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Please don't remind me that I'm poor; I'm having too much fun pretending I'm simply "living green" like everyone else these days.


Tuesday, July 14, 2009

How it's done

Here is how I deal with the fabric warts (thick seam intersections) of a double sided quilt. Using my hands.... one on the bottom and one on the top.... I feel for where the intersections are underneath that may cause a problem. I then mark it with quilter's chalk on the top. Like this.

When doing the stitching of the design I carefully avoid those marks. In the picture above I have stitched the feather spine. In the picture below I've stitched the feather plumes.

Another picture of how I avoided the marks. Can you see how the plumes are just a tiny bit odd shaped? A necessary step to avoid the fabric warts underneath.

On the blocks I did the same thing except I used a blue marker because of the lighter color fabrics. In some places I had to get very close to the warts. I was very careful and went slow. A stitch regulated machine helps but if you don't have one you will need to slow your speed down to almost a crawl when you near a mark.

Ok, let's talk about the oddities of stitching the designs. True there are places where the design is not quite right. You will see it because you have your nose a few inches away from the quilt. You need to be this close in order to see the stitching your machine does. But.... WHO is going to have their nose that near the quilt after it comes off the machine?
Most people view a quilt from a standing distance. A quilter views it from about 6 inches away. Most people will see the overall design but the quilter sees the individual sections. Only another machine quilter (or a contest judge) will be able to spot the oddities. Hopefully they will ask you why you did that and you can teach them this technique too.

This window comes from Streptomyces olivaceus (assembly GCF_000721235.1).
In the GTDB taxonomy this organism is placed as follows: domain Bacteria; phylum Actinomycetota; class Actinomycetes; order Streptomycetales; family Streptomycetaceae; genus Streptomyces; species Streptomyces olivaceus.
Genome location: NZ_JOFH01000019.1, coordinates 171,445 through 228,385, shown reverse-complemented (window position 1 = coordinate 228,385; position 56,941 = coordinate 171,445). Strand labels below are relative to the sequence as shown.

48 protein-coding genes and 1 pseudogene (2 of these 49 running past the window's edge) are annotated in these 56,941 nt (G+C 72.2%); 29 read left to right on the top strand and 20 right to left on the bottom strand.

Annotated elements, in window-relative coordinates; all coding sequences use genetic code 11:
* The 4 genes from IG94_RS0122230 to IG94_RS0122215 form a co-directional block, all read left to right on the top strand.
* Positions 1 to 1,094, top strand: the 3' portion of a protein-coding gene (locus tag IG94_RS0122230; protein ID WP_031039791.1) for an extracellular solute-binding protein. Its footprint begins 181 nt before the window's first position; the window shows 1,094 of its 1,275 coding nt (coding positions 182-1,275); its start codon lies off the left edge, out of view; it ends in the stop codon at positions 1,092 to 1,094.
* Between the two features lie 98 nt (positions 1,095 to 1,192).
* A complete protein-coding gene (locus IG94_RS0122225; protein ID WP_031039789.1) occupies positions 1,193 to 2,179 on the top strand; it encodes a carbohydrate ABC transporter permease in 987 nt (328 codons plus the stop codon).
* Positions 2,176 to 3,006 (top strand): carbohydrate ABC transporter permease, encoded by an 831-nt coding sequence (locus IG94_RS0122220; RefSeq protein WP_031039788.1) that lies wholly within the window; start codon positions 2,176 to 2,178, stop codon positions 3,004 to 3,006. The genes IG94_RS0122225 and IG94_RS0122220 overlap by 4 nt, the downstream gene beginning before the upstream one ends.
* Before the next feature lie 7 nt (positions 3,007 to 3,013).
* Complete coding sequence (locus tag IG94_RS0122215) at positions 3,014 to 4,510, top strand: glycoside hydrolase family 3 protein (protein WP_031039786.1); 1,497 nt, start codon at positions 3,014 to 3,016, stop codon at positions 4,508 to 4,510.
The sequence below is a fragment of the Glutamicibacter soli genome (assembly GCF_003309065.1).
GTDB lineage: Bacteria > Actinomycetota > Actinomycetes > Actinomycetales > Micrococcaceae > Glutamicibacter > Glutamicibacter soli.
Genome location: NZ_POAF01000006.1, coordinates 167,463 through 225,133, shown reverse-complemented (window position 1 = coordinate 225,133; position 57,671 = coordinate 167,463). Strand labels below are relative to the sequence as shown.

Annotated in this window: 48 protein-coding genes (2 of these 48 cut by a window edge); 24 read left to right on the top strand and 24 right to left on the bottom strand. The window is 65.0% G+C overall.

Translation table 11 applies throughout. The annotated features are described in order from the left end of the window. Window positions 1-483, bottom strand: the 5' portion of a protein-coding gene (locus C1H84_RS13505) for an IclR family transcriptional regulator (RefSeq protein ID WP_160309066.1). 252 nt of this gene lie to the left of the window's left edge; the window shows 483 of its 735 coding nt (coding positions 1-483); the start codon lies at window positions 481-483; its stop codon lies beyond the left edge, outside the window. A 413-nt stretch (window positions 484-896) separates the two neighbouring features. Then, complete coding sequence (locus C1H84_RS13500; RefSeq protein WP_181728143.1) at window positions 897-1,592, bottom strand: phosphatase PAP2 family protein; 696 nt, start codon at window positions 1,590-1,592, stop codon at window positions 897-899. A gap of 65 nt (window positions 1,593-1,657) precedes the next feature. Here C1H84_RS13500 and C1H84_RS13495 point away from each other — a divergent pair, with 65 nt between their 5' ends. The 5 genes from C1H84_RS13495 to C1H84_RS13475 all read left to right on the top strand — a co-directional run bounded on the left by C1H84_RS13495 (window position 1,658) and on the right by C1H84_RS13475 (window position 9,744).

I'm often asked why I so freely share my quilting knowledge when so many others charge for it. It all started with my grandmother. I spent many days with her when I was a child. She said the way a person lives forever is by how much others remember us and how much of ourselves we leave behind when we die. If we pass our knowledge to our children who pass it to their children who pass it to their children and so forth.... a part of us lives forever. People may not remember the person but they will remember the knowledge gained. So that's what I'm doing when I teach others the techniques I've learned. I'm helping someone from my past live forever while adding little pieces of myself too. Make sense?
Enough deep thought for today. I have a doctor appointment this morning and need to get ready. Doctor appointments usually take several hours because I go to a clinic. The economy has many more people going to clinics these days. More people mean longer wait times.


Elaine said...

Thank you very much. All your tips are quite helpful

Quiltin' LibraryLady said...

Marking the "warts" with chalk is an excellent idea. I'll have to remember it.